Cultural Clarity by Car

I used to think that food offered one of the best (not to mention the most enjoyable) ways to gain insight into another culture. The way food is displayed, where one buys it, what types there are, how it is prepared and served, if there is more fresh vs. preserved…this gives you an eye into the heart (or, rather, stomach) of a culture.

For example, in Turkey, one can buy food in supermarkets, of course. However, supermarkets are just the modern complement, or supplement, to the traditional outdoor markets that abound. Each neighborhood has its own market on one particular day of the week. It is at these outdoor markets that hundreds of people buy their fruit, vegetables, fresh bread, fish, spices, clothes, and other sundries. The food is fresh and presented to the buyer with a flourish of hands and adjectives. In restaurants, meze style is popular – an array of small dishes intended to be shared, flavorful, appealing, and comforting, not unlike the Turkish people.

In Russia, our home before Turkey, there are both the supermarkets and the outdoor markets. The markets are open year-round despite the long and often harsh winters. The food is presented in take-it-or-leave-it manner and is, like the people, hearty and direct. Meat, mushrooms, root vegetables, honey, rye, wheat, barley abound (beets are a steal). Warming, rich soups are a must – almost on a daily basis – for most Russians. Pickled is popular, especially when one is tossing back one (or a dozen if you are drinking with a Russian) shots of ice-cold vodka. Vodka, by the way, also goes mouth-watering well with blinis (pancakes) with caviar and sour cream, not to mention long, flowery toasts that Russians do so well.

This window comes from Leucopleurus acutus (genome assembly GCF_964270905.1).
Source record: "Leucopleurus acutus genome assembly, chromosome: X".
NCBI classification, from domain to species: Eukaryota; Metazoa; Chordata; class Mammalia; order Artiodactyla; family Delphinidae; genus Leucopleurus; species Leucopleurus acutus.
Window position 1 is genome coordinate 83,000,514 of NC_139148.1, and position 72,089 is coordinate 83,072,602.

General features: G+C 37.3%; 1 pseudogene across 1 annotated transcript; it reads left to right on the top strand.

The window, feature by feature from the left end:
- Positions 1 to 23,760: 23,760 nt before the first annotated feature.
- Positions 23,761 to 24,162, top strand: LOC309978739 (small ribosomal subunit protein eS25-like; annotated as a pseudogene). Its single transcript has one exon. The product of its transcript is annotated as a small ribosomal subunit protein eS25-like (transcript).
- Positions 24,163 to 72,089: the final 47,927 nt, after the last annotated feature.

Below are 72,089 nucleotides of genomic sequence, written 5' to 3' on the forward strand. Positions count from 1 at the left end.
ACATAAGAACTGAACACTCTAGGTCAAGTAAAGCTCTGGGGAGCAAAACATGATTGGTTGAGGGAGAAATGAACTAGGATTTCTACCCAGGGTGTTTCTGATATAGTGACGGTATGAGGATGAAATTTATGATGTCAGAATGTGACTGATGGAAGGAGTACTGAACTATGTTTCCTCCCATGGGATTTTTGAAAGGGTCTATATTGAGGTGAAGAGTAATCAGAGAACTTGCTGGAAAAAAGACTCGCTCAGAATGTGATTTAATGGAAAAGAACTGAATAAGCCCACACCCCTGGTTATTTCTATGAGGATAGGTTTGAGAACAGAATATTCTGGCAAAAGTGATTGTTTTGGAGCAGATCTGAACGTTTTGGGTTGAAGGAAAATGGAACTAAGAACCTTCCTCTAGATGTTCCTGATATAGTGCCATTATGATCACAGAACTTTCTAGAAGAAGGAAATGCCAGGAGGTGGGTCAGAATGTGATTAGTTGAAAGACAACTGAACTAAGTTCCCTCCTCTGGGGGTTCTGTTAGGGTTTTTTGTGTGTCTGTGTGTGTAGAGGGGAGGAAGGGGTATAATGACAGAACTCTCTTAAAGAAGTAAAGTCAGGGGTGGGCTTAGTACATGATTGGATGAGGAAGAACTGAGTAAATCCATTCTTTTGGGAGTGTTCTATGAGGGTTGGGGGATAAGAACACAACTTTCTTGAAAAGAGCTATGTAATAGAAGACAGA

So food is one great way to get a flavor of a culture, literally and figuratively. However, it’s also clear that there is another path to cultural enlightenment: by car.

In Moscow, traffic was horrendous. Terrible. Awful. Day or night. Practically always. So you would think that the Russian motorways would resonate with honking and screams of rage, maybe even a Kalashnikov pulled out every once in a while for good measure.

Nothing of the sort. It’s shhh-ilent on the roads. Sure, people cut you off, nose in when there’s a millimeter of opportunistic space, drive on sidewalks and tram lines. Drivers go the wrong way down a one-way street; treat traffic lanes like they are parking spaces, and their only perceived speed control is traffic congestion. But there is rarely any honking. No yelling. No road rage. Everyone just treats every vehicular act as a given and bears it with a stoicism that is characteristic of the Russian people.

In Istanbul, though? The cars chatter non-stop. Communicative, like the people themselves, horns sound in short blasts – often accompanied by piercing whistles – to let other drivers know they are coming, going, stopping, parking, slowing, speeding, etc. etc.

In fact, so often are horns being honked, it’s difficult – as a non-honking driver – to know from where and for what reason a horn is honking. In the beginning, it’s a bit stressful. You wait for the next blast in anxious anticipation. Luckily, after a while, desensitization kicks in and the beeps fade to background noise.

Which is perhaps not the best thing if the honk or whistle is trying to tell you something useful.

Like when I tried to edge our SUV through our street that was narrowed to half a lane by cars parked for the important Friday prayer.

Fortunately, drivers here are pretty flexible.

Even after I rubbed side-view mirrors with one guy’s car when I tried (unsuccessfully) to squeeze by.

However, with the help and cheerful encouragement of what seemed to be a few dozen Samaritans, our cars came out of the confrontation unscathed, and we drivers went on our merry way with a friendly “Iyi günler.”

Tolerant and civilized.

Just like the culture.

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